But it is the point of not working with other texts, to get thoroughly inside the tent of my own. She is willing to accept the Western canon for what it is and offers no objection. Of course, it was her beloveds, Whitman and Wordsworth, Hopkins and Hawthorne, who helped pitch her tents. James Wright was perhaps the most significant influence from the generation directly preceding hers, not just in his poems but in their long correspondence. I am radiant with happiness because James Wright exists. He wrote her shortly before his death in , praising Twelve Moons, which had just been published.

2 thoughts on “‘The Journey’ by Mary Oliver”

Thus Oliver invokes her priestly calling, to preside at table, to break and offer bread. I felt better, telling them about you. They know what pain is, and they knew you, and they would have stopped, too, as I was longing to do, everything, the hunger and the flowing. In a spider under a stairwell and a favorite pond, the flowers along the beach a child intentionally scarred to beg for charity, a cleaning woman in an airport bathroom and a young man with a gift for constructing with lumber but not with language, Oliver sought and saw revelation. It is this quality that gives her work the luster of the eternal.

She has ability to see God in all things, the flowers along the beach, a child intentionally scarred to beg for charity. Some poems we pass through as we would a shop or a station.

Mary Oliver Poetry Analysis

We might marvel at a line or image, be struck by certain sounds, but we move on with the pace of our days. A few poems become houses, and we live in them, sitting in their rooms, staring out their windows, watching the seasons become years. In addition to these, I inhabit, with the humility of a disciple, at least two or three dozen others.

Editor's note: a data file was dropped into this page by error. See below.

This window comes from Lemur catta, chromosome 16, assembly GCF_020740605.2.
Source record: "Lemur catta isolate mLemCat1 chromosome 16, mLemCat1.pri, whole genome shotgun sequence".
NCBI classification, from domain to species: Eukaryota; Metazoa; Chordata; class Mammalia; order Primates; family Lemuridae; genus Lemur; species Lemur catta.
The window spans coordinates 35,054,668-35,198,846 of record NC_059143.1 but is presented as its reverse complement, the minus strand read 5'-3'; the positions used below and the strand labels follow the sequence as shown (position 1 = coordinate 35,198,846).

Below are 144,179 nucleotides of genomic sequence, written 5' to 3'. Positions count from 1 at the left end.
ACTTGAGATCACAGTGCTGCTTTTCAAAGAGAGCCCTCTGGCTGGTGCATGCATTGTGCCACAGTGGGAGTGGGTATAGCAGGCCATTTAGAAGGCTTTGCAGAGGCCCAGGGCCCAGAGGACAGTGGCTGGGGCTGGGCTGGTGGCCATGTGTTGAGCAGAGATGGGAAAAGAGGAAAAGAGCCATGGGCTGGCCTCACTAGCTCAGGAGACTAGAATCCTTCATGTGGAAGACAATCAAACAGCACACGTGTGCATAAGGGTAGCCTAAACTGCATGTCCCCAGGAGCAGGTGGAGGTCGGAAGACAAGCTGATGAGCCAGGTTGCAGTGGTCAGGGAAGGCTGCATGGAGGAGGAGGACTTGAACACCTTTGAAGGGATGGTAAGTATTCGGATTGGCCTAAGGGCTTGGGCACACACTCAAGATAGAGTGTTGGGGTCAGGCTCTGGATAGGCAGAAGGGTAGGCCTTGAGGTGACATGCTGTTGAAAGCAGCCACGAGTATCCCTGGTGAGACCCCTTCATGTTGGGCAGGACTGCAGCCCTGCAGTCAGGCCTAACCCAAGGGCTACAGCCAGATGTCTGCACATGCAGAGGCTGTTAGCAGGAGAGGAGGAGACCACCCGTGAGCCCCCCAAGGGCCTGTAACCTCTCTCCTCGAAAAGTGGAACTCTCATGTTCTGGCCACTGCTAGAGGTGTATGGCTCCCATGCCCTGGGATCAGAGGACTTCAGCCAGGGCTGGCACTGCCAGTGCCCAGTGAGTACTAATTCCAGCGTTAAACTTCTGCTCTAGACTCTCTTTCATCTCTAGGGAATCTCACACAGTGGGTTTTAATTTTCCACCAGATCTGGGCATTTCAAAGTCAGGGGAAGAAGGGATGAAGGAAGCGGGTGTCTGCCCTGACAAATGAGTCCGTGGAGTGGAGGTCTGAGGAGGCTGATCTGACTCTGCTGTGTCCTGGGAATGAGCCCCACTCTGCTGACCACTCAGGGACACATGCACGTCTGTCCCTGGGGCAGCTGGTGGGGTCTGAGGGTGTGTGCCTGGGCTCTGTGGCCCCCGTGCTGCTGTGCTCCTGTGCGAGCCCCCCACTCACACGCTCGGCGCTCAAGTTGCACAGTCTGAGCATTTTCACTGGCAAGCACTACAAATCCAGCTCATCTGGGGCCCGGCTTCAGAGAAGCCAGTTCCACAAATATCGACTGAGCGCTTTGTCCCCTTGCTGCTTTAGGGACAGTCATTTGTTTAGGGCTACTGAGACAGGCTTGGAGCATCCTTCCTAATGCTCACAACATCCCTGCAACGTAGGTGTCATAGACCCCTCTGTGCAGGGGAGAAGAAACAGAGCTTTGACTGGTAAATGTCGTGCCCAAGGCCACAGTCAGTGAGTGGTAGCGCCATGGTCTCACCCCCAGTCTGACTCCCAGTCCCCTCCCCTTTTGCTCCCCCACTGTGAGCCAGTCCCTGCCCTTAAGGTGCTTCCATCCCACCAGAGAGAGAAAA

When loneliness comes stalking, go into the fields, consider the orderliness of the world.

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Notice something you have never noticed before, like the tambourine sound of the snow-cricket whose pale green body is no longer than your thumb. Scatter your flowers over the graves, and walk away. Be good-natured and untidy in your exuberance. In the glare of your mind, be modest. And beholden to what is tactile, and thrilling.

Live with the beetle, and the wind. This is the dark bread of the poem. This is the dark and nourishing bread of the poem. The repetition of the word dark works liturgical and poetic wonder, taking the reader to the cross and allowing suffering to receive its due before assuring us, like the Psalmist, that joy comes in the morning, that we will be nourished, that resurrection is a daily, cyclical, seasonal reality.

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In over two dozen works of poetry, prose and prose poetry, Oliver deployed repetition as a kind of remembrance and to establish an abiding disposition of patient and reverent attention. No disrespect, but WOW -- this essay is all over the map. Did anyone review it before it was published? Really disjointed. This article also appeared in print, under the headline "Facets of the Maker: the life and work of Mary Oliver," in the Spring Literary Review issue. Your source for jobs, books, retreats, and much more.

Jason Myers April 26, Mary Oliver, our devotional poet.